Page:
Indian researchers have developed superhydrophobic coatings that can improve stainless steel's corrosion resistance, making it usable in marine applications, pipelines, power generation, and nuclear sectors.
Superhydrophobic or ultralow wetting surfaces with self-cleaning properties have been a subject matter of intense research for past couple of decades due to their high industrial relevance. When a drop of water is placed on a solid surface, it will spread on the surface based on the intermolecular interactions between the solid and the liquid. The wettability of a surface is measured by its water contact angle. Superhydrophobic (SHP) surfaces are those with water contact angle greater than 150 º and sliding angles less than 5 degrees. The conventional method of generating a superhydrophobic surface is by deposition of a polymer or sol-gel formulation in which nanoparticles are dispersed. This method helps to simultaneously make a physical as well as chemical modification of the surface, thereby generating superhydrophobic coatings in a single step. However, there are few shortcomings of such superhydrophobic coatings in their durability, mechanical properties, and adhesion with the substrate.
A team of researchers from the International Advanced Research Centre for Powder Metallurgy & New Materials (ARCI), an autonomous institute of the Department of Science & Technology (DST), Govt. of India, investigated the durability of their developed superhydrophobic (SHP) coatings on a stainless steel SS 304 to improve its corrosion resistance. SS 304 is used in industrial applications such as marine, machinery, electronic parts, piping, power, nuclear sectors due to its excellent workability and cost-effectiveness.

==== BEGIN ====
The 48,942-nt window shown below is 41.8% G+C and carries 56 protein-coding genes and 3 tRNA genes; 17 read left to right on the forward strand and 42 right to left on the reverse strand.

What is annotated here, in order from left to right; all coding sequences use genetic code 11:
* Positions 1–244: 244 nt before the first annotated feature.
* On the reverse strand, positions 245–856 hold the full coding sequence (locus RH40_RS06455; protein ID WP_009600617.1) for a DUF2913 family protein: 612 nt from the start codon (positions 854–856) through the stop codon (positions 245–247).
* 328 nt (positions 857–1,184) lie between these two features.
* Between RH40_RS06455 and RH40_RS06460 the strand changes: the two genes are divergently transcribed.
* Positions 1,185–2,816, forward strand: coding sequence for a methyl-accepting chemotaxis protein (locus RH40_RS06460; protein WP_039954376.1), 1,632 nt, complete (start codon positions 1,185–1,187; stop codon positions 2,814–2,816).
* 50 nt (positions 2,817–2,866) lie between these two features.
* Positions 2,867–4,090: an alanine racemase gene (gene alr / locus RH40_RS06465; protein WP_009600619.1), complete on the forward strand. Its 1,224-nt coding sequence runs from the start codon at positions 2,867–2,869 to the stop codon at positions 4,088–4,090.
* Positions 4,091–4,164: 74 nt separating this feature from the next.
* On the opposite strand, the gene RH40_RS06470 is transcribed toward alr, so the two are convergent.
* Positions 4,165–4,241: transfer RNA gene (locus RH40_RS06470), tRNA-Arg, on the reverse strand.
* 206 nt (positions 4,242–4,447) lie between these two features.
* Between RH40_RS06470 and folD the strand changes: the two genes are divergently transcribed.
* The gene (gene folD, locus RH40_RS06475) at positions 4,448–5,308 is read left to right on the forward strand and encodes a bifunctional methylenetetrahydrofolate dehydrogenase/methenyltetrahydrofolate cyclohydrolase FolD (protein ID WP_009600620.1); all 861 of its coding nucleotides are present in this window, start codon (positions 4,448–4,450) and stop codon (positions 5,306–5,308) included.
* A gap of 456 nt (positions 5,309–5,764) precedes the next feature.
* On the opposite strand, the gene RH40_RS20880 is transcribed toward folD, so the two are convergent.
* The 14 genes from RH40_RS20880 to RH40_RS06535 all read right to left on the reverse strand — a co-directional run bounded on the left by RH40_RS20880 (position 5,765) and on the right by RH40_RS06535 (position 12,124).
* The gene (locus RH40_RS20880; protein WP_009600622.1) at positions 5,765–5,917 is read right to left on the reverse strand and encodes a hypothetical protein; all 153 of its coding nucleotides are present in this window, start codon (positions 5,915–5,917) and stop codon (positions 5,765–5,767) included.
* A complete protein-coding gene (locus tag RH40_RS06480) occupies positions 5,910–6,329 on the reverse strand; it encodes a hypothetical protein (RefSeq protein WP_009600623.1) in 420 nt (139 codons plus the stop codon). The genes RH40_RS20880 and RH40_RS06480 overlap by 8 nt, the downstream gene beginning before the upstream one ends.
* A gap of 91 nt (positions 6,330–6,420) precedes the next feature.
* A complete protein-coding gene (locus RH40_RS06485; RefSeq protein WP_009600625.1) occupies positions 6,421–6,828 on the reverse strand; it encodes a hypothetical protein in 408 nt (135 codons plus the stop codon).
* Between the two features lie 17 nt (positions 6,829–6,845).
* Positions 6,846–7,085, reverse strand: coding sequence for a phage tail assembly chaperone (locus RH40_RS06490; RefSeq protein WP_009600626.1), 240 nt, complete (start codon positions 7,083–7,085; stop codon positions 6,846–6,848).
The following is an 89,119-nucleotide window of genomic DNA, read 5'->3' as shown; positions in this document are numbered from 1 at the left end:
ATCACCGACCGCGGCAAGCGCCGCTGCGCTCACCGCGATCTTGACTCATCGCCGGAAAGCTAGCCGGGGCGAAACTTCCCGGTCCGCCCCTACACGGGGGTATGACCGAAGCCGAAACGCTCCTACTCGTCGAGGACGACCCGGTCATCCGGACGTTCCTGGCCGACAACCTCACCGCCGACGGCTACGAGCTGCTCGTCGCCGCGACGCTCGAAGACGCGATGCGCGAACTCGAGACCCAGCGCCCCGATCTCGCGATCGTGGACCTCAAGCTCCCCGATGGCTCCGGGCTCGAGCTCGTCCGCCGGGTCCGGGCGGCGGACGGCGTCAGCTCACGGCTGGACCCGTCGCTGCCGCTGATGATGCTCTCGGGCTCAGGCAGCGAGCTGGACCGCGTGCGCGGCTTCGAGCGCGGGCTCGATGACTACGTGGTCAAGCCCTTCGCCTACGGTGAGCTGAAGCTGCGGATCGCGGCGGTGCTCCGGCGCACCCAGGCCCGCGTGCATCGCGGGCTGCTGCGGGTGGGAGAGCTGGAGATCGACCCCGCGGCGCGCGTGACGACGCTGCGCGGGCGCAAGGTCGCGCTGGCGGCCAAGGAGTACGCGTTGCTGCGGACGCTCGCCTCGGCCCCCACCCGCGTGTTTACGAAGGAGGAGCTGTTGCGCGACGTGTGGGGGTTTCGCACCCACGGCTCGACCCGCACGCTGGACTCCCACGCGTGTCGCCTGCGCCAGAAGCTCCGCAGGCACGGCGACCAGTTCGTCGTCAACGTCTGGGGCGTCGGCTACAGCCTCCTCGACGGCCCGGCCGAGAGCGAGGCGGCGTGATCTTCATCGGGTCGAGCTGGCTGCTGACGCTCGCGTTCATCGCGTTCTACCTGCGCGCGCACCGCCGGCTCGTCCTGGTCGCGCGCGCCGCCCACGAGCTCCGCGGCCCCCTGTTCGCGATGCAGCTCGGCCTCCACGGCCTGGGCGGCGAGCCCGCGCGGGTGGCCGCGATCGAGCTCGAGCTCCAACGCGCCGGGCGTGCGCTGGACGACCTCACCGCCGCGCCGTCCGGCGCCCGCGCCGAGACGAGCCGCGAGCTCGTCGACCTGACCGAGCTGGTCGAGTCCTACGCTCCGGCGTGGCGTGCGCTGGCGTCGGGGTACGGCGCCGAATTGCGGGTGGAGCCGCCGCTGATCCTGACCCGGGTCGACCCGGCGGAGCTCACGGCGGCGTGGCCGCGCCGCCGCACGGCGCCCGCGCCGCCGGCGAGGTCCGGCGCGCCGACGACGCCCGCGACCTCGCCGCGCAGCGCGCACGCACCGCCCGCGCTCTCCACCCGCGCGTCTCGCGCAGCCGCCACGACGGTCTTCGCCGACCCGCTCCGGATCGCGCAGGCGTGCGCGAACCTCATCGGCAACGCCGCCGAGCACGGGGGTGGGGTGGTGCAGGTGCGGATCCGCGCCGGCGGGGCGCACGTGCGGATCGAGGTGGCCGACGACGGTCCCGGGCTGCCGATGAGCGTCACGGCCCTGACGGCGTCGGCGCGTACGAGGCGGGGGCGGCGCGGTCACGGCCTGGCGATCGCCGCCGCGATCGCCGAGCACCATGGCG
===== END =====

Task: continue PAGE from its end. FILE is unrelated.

The team explored shot blasting, a technique that improves the adhesion of coatings on a substrate surface, along with nanocomposite superhydrophobic sols for the generation of adherent and durable superhydrophobic surfaces on SS 304 substrates. With these surface modifications, the water contact angle increased from 84° for the bare substrate to 160° for the SHP coated substrate. The stability of coatings was evaluated by measurements of abrasion resistance, weather resistance, and corrosion resistance.
It was observed that the developed coatings were able to withstand 100 cycles of abrasion testing. These coatings also exhibited superior corrosion resistance, which can help overcome the problems encountered by stainless steel 304 in harsh and contaminated environments such as marine and gas pipelines, including surface aging and corrosion.
WCA of crock meter abraded superhydrophobic coatings
Potentiodynamic polarization data for bare and superhydrophobic coated shot-blasted SS 304
Water droplets (3-5 µl) on superhydrophobic coated SS 304 (50 mm x 50 mm)
For more details, contact K Srinivasa Rao and Dr. R Subasri (subasri[at]arci[dot]res[dot]in) Centre for Sol-gel Coatings, ARCI.